Wealthy and powerful
. There is an ever-increasing trend of leaders requiring access to wealth and other resources as a prerequisite to even participating in the leadership race. Viewed through this lens, leadership is the domain of the wealthy and only those with resources can decide and make policy. New democracies philosophically oppose this view, while older democracies, such as the USA, appear to have accepted that billions of dollars are required to become president. This view is also paradoxically adopted as a sense of entitlement by new leaders ex post facto, i.e. leaders who win the race develop a new ethics of service, mainly aimed at service to themselves and their supporters.
. In this perspective, all people, everywhere and at all levels, are viewed as leaders. Leadership is not a role, but an attitude to life. Popular psychology and self-help literature have fed on the need of erstwhile ‘outsiders’ to feel like leaders, and this is advanced by the popularity of concepts of individual uniqueness, confidence, positive self-image and related human potential terminology. In this perspective, leadership is something to be taken for oneself. Everyone should simply take responsibility for him- or herself, and search out and grasp the opportunities of influence as they present themselves.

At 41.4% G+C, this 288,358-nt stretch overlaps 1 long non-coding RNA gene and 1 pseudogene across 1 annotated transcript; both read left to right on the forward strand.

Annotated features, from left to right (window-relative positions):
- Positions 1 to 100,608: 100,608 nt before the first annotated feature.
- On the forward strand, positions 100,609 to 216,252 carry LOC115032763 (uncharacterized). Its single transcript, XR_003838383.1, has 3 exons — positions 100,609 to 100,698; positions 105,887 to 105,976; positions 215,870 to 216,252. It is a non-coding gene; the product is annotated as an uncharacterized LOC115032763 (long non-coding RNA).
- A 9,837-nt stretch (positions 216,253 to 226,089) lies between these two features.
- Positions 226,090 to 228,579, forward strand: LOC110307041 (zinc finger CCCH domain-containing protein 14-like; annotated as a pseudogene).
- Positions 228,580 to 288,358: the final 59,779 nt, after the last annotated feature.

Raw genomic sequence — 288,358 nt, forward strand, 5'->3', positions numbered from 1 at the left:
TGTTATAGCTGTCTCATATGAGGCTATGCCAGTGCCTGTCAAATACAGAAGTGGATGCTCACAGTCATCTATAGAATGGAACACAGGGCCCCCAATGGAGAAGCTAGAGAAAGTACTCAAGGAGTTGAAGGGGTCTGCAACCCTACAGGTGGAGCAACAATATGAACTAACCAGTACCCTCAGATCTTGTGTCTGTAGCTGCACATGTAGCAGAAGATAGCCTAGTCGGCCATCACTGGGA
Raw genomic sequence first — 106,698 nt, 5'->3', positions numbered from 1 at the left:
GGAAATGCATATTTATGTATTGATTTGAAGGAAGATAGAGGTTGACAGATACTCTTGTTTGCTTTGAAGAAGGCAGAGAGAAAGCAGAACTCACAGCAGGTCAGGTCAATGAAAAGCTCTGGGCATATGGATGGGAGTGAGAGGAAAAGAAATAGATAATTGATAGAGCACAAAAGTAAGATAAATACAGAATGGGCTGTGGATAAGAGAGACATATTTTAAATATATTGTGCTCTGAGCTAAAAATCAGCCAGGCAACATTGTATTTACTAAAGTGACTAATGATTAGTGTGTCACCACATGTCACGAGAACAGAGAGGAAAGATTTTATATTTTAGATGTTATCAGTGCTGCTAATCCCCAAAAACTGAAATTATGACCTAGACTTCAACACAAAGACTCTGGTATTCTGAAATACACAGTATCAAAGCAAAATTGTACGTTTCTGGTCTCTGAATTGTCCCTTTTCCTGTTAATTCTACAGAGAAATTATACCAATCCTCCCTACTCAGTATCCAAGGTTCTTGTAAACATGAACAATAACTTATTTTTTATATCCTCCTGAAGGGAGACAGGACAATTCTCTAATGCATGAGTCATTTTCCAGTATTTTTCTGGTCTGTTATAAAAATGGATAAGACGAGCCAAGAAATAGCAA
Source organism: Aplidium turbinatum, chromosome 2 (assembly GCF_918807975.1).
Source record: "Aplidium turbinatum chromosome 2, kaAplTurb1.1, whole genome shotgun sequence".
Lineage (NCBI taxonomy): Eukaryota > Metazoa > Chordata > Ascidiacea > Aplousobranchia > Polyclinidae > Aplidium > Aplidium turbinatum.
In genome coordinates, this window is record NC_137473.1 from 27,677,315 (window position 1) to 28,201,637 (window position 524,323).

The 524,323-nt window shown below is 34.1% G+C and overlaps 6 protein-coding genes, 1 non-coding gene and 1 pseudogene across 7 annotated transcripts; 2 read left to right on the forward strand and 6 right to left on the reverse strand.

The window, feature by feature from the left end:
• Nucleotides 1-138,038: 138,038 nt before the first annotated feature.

. Leadership is not viewed as a competence here, but as the intangible quality that is produced when the right connections are made between the right parts, in the right way, in the interest of the right containing system. It is a perspective popular among systems thinkers and complexity theorists.
. Given the lenses above, one can now re-examine the role of the intellectual in leadership. Most frequently, this perspective demands from leaders to demonstrate thought leadership, which typically takes the form of new ideas and insights that are adopted by others at a rapid rate and on large scale. Such leaders influence the level and content of thinking of others as a means of resolving and dissolving complex challenges.